And the venture itself? Sadly, it would be impossible for anyone with both a conscience and a wholly functional critical apparatus to find this attention-grabbing film more than marginally interesting, artful, or, least of all, shocking. We can give points, if to nothing else, to the cinematography, which evokes the deadened, shallow, decaying Hollywood we’ve come to expect from countless other films about that same microcosm. The gray, deserted, drab theaters the film uses as interstitial shots provide an admirable backdrop for the film’s satire of moviemaking. The story to which that satire is hitched, unfortunately, is woefully thin: Christian, a young, trust-funded filmmaker (James Deen) “keeps” Tara (Lohan) in a beautiful house overlooking the ocean. He’s cast a studly young man (Nolan Funk) in his new film, who turns out to be an ex-boyfriend of Tara’s. As Christian digs, he finds out information that makes him unusually jealous of Tara, and he promptly loses all control of his drug-addled mind (to make a long story short). Before this happens, though, we gain an insight into this resoundingly unpleasant couple’s lifestyle, transitioning fairly smoothly between an opening dinner scene–in which the couple spends most of their time out with another couple (the star of the film Christian is directing, and his girlfriend) staring at their cell phones–into a scene in which they have a threesome with a man Christian found on the Internet. The sex in the film, though perhaps a shocking move for a former member of the Mickey Mouse Club, isn’t shocking by comparison with other films that have been released, say, within the last 25-50 years. There’s a deflated feeling hovering over the entire film: the dialogue, such as it is, is delivered with awkward pauses after each line, as if the actors were waiting for a laugh track. Lohan’s acting, by comparison with her co-stars, is compelling, but again only by comparison. More often than not, because her co-stars are so inexpressive in their delivery, her excesses of emotion (mainly crying) seem rather unusual, as if perhaps she had walked into the wrong movie.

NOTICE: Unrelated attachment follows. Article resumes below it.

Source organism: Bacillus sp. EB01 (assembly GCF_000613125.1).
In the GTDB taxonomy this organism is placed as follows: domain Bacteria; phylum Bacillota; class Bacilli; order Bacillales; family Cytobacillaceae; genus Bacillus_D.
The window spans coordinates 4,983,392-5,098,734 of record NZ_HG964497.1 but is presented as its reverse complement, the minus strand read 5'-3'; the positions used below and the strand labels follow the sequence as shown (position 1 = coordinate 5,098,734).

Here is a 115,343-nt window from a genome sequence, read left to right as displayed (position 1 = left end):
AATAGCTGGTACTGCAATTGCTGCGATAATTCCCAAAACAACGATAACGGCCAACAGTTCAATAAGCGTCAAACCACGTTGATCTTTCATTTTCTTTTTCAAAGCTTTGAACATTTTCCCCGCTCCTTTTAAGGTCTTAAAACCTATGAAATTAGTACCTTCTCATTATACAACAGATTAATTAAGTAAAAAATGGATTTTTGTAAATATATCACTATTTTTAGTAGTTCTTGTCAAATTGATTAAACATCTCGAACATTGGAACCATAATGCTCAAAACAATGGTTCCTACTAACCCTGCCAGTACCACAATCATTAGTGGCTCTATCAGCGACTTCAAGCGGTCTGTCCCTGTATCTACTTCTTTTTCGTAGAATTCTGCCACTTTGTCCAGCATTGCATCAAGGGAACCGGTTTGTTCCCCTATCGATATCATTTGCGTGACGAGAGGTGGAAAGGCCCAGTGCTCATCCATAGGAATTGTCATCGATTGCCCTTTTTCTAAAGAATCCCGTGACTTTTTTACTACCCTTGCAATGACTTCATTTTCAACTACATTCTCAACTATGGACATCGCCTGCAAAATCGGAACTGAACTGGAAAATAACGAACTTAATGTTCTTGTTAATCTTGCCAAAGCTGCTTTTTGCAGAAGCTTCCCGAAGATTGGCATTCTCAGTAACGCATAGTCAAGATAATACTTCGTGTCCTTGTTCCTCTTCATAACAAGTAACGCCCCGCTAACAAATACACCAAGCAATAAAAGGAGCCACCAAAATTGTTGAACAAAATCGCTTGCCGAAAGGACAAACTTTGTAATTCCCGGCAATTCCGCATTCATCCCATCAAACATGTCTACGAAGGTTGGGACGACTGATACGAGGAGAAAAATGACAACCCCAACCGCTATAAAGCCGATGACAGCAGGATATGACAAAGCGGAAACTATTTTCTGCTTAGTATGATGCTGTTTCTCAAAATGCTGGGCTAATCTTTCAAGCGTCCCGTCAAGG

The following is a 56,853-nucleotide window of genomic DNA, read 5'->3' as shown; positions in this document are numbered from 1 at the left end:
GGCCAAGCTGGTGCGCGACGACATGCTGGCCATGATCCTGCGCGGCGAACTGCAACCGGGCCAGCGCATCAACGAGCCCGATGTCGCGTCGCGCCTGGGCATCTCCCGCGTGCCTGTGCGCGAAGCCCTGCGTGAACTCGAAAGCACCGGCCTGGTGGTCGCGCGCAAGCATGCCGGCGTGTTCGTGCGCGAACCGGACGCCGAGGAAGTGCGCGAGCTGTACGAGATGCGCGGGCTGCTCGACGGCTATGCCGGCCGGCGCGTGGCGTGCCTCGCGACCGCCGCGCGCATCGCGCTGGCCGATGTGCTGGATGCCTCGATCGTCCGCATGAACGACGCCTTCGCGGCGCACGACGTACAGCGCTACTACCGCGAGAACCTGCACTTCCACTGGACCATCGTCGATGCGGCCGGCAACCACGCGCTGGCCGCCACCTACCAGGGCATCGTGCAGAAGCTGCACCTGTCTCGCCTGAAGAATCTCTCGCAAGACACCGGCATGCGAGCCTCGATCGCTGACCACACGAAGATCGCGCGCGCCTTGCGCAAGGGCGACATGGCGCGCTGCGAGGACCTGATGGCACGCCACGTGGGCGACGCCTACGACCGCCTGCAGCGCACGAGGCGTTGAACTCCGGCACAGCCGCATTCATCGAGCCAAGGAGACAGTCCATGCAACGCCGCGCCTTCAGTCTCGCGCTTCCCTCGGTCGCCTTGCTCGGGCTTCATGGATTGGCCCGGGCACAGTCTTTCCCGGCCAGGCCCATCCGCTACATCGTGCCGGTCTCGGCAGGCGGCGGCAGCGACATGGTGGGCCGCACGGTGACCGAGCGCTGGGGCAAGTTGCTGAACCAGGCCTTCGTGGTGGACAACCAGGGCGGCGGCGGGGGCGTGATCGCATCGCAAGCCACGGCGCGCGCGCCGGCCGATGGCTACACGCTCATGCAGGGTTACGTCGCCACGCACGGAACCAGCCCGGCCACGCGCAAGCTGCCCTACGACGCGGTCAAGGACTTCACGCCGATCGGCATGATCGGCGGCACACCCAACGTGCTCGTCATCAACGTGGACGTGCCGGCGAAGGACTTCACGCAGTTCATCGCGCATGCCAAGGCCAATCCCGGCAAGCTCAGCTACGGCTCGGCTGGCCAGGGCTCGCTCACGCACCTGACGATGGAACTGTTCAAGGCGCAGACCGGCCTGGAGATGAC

One could ask, then, why see such a film? Why write about it? Why give it the time? Because it has a mood of controversy about it, and controversy can be fascinating. Because the publicity for it, as is often the case with over-hyped films, transcends the product—but is no less persuasive for doing so. Because it has talent attached to it, and hope springs eternal. But the film itself? Daring? Shocking? The most shocking thing about it is the degree to which it reflects, as a phenomenon, the de-evolution of American sensibility, the allotment of power and, weirdly, aesthetic influence to whichever figure displays most flashingly before us. Ultimately, this film is most interesting as a phenomenon, as evidence of the power of, to put it simply, talk, talk so loud that it shapes our tastes, and ultimately, our lives.
Max Winter is the Editor-in-Chief of Press Play.